Circuit Splits

CCsplits6There’s a split over the common-law right of access to pre-indictment warrant materials. See here at p.19.

There’s a split over whether the award of costs under FRCP 41(d) includes the award of attorneys’ fees. See here at p.4.

There’s a split over enhancing sentences for “otherwise extensive” criminal activity. See here at p.20-22.

There’s a post-Johnson split over whether the U.S. Parole Commission can reimpose special parole on a defendant. See here at p.5-6.

The courts disagree about whether claims arising under the ADA or the RA survive the death of a party. See here at p.2.

There’s a split over whether the ex parte questioning of a treating physician by an adverse party is permitted and, if so, how such interviews should be conducted. See here at p.3.

There’s a split over whether, under CFR § 778.114, the employer or the employee bears the burden of proving they did or didn’t agree to a fixed weekly wage for fluctuating hours. See here at p.7 n.22.

And the circuits “appear to be divided” over whether the Fourth Amendment protects against the subsequent theft of lawfully seized items. See here at p.11.

A (very) quick look at standing in data-breach cases

I got curious and pulled up a bunch of cases to look at when plaintiffs have Article III standing to sue based on a data breach that has exposed personal information. Note: this was not an exhaustive search, and this is not an extensive analysis. But here’s what I found.

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Waiver Problems (or Why You Should Hire an Appellate Lawyer)

I did a quick search. In 2016 (just one year, Jan. 1 through Dec. 31), in the Dallas Court of Appeals (just one of the appellate courts in Texas), in what Westlaw identifies as “commercial” cases (just one narrow area of the law), there were at least nine appeals in which waiver was a problem. To me, that seems like a lot—because “commercial” cases typically involve high-dollar claims and high-caliber lawyers on both sides. And if we broaden our scope a bit, there were another 149 “civil” cases that popped up in my search for “waiver”—and many of those likely involved actual waiver problems, too. These waiver problems demonstrate why litigants should consider hiring an appellate lawyer.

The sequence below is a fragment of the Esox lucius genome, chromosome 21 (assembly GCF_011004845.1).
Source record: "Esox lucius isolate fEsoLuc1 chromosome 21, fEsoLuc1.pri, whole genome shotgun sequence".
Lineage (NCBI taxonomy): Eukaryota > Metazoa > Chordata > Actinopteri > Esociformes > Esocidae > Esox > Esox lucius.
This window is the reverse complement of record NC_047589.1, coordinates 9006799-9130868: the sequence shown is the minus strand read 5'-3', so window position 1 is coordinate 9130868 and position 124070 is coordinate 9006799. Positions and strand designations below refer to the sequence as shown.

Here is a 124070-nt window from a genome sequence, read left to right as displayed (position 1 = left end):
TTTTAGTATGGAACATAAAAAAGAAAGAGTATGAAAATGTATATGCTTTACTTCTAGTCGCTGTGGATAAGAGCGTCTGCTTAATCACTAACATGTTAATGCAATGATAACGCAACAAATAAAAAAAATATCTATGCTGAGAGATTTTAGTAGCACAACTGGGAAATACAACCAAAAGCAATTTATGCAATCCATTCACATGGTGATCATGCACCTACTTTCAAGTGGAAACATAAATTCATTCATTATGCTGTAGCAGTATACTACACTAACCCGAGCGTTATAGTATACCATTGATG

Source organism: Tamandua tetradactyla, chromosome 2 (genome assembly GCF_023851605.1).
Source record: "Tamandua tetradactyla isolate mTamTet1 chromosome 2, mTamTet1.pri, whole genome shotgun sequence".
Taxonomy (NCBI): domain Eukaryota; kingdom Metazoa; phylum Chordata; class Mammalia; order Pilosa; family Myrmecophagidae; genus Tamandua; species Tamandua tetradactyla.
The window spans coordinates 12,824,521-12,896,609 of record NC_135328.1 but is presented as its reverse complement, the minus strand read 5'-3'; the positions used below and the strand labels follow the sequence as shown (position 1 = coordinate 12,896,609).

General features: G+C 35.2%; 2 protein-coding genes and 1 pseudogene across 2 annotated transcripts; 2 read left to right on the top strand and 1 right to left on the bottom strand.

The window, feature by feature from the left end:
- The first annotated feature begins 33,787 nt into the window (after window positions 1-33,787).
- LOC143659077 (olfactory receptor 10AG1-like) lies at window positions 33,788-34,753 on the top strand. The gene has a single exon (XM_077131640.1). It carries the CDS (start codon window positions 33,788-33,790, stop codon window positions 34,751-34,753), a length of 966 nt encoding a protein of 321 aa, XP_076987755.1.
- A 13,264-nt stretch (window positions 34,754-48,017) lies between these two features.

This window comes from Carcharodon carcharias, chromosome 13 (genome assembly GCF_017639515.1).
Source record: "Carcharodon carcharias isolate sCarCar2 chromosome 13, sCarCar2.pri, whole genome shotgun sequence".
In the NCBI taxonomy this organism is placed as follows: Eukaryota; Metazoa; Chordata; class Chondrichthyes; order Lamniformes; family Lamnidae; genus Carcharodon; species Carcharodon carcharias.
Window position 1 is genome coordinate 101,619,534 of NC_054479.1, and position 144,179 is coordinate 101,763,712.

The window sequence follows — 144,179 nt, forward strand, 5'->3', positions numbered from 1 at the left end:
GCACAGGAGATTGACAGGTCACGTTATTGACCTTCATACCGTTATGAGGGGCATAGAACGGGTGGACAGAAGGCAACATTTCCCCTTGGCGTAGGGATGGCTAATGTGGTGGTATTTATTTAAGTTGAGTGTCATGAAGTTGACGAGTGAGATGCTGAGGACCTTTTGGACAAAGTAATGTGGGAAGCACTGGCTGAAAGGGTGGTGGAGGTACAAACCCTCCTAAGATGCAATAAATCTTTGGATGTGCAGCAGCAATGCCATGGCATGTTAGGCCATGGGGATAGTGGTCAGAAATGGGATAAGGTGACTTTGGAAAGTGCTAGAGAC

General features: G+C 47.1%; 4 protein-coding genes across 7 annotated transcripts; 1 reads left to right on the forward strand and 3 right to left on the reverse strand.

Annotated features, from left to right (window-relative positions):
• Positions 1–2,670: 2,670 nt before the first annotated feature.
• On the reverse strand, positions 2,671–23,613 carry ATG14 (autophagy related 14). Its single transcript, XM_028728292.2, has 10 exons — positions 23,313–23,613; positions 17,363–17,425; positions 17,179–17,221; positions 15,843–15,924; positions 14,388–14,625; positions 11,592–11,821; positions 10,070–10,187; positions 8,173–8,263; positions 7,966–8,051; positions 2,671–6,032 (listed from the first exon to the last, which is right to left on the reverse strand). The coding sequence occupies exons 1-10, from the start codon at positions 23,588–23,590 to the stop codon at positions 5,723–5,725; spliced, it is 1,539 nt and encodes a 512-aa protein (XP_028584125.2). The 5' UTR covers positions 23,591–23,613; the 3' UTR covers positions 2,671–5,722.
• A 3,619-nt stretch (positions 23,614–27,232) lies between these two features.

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Circuit Splits

path-18197_960_720There’s a split over whether IDEA fee shifting should have a long or short statute of limitations. See here at 5 n.2.

There’s a split over whether reckless offenses are predicate offenses under 18 U.S.C. § 924(e). See here at 14 n.10.

Apparently, circuits disagree about how to interpret “directly and independently of all other causes.” See here at 2.

There’s a split over “a narrow exception to Rooker-Feldman.” See here at p.5.

There’s a split over the immediate appealability of Parker immunity claims. See here at p.17 n.6.

Circuits disagree about whether a party that fails to challenge a special verdict in the district court can raise the issue on appeal. See here at p.17 n.3.

And there’s a split over what “new evidence” means under Schlup. See here at p.3 n.1.

ICYMI: Twitter Threads

Decided to post links to some of my Twitter threads, because most of these threads could (and maybe should) have been blog posts.

[listed in reverse chronological order]

On the Gorsuch nomination & whether the Democrats should filibuster: 3/20/17

Explaining the legal/policy issue of selling insurance “across state lines”: 3/7/17

A primer on class actions and why we have them: 2/16/17

On the case challenging the scope of Obergefell at SCOTX: 2/13/17

On federalism: 1/30/17

On work-life “balance”: 1/11/17

On appeals, standards of review, and reversal rates: 12/20/16

Some post-election thoughts about the Electoral College: 11/21/16

On judicial vacancies left unfilled: 11/18/16

On court-packing, reverse-court-packing, and constitutional norms: 10/26/16

The thread that launched the #AppellateTwitter coffee mugs: 10/22/16

On Flannery O’Connor & wanting to be an appellate lawyer: 9/14/16

Remembering where I was on 9/11: 9/11/16

On alternative-fee arrangements for appellate work: 9/6/16

On doing pro bono to get appellate experience: 8/23/16

The now-(in)famous thread on the social function of humor: 8/9/16

On RBG expressing political opinions: 7/13/16

On whether current SCOTUS can be called a “liberal” court: 6/28/16